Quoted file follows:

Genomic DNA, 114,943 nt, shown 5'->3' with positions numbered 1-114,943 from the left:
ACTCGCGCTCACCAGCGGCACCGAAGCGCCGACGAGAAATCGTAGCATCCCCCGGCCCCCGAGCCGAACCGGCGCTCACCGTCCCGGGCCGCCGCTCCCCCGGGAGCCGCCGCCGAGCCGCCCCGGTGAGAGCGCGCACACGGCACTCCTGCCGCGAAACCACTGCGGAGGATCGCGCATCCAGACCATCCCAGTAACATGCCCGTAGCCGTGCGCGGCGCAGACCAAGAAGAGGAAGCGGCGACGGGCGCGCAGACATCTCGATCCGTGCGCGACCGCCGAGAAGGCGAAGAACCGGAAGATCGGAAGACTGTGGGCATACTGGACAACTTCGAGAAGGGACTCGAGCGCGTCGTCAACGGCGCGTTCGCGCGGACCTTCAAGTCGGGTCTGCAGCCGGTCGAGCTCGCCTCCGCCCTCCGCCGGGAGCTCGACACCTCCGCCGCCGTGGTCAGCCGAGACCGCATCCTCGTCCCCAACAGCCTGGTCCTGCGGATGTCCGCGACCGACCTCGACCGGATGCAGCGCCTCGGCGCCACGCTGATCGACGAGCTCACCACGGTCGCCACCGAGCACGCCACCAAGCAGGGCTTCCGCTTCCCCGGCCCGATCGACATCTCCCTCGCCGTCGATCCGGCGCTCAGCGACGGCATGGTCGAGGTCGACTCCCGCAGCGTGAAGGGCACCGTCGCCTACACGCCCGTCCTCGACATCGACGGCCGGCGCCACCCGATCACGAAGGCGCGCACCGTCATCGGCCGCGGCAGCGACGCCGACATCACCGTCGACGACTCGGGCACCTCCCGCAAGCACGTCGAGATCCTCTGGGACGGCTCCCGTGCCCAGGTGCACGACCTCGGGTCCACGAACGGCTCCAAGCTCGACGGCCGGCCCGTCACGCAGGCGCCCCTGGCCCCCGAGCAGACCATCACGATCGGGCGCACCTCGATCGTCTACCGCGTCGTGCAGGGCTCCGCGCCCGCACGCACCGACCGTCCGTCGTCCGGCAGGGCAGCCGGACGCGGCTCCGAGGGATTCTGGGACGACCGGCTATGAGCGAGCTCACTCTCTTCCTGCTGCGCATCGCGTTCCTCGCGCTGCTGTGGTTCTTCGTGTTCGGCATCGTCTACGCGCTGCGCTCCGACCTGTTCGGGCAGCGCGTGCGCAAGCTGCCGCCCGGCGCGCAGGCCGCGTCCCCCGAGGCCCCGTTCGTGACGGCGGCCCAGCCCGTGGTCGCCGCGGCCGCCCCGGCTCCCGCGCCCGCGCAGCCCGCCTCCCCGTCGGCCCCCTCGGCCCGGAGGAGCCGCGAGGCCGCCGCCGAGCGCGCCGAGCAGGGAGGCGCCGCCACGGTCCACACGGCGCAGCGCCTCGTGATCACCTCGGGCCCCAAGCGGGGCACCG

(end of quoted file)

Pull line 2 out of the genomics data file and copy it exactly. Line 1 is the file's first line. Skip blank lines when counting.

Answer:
ACTCGCGCTCACCAGCGGCACCGAAGCGCCGACGAGAAATCGTAGCATCCCCCGGCCCCCGAGCCGAACCGGCGCTCACCGTCCCGGGCCGCCGCTCCCCCGGGAGCCGCCGCCGAGCCGCCCCGGTGAGAGCGCGCACACGGCACTCCTGCCGCGAAACCACTGCGGAGGATCGCGCATCCAGACCATCCCAGTAACATGCCCGTAGCCGTGCGCGGCGCAGACCAAGAAGAGGAAGCGGCGACGGGCGCGCAGACATCTCGATCCGTGCGCGACCGCCGAGAAGGCGAAGAACCGGAAGATCGGAAGACTGTGGGCATACTGGACAACTTCGAGAAGGGACTCGAGCGCGTCGTCAACGGCGCGTTCGCGCGGACCTTCAAGTCGGGTCTGCAGCCGGTCGAGCTCGCCTCCGCCCTCCGCCGGGAGCTCGACACCTCCGCCGCCGTGGTCAGCCGAGACCGCATCCTCGTCCCCAACAGCCTGGTCCTGCGGATGTCCGCGACCGACCTCGACCGGATGCAGCGCCTCGGCGCCACGCTGATCGACGAGCTCACCACGGTCGCCACCGAGCACGCCACCAAGCAGGGCTTCCGCTTCCCCGGCCCGATCGACATCTCCCTCGCCGTCGATCCGGCGCTCAGCGACGGCATGGTCGAGGTCGACTCCCGCAGCGTGAAGGGCACCGTCGCCTACACGCCCGTCCTCGACATCGACGGCCGGCGCCACCCGATCACGAAGGCGCGCACCGTCATCGGCCGCGGCAGCGACGCCGACATCACCGTCGACGACTCGGGCACCTCCCGCAAGCACGTCGAGATCCTCTGGGACGGCTCCCGTGCCCAGGTGCACGACCTCGGGTCCACGAACGGCTCCAAGCTCGACGGCCGGCCCGTCACGCAGGCGCCCCTGGCCCCCGAGCAGACCATCACGATCGGGCGCACCTCGATCGTCTACCGCGTCGTGCAGGGCTCCGCGCCCGCACGCACCGACCGTCCGTCGTCCGGCAGGGCAGCCGGACGCGGCTCCGAGGGATTCTGGGACGACCGGCTATGAGCGAGCTCACTCTCTTCCTGCTGCGCATCGCGTTCCTCGCGCTGCTGTGGTTCTTCGTGTTCGGCATCGTCTACGCGCTGCGCTCCGACCTGTTCGGGCAGCGCGTGCGCAAGCTGCCGCCCGGCGCGCAGGCCGCGTCCCCCGAGGCCCCGTTCGTGACGGCGGCCCAGCCCGTGGTCGCCGCGGCCGCCCCGGCTCCCGCGCCCGCGCAGCCCGCCTCCCCGTCGGCCCCCTCGGCCCGGAGGAGCCGCGAGGCCGCCGCCGAGCGCGCCGAGCAGGGAGGCGCCGCCACGGTCCACACGGCGCAGCGCCTCGTGATCACCTCGGGCCCCAAGCGGGGCACCG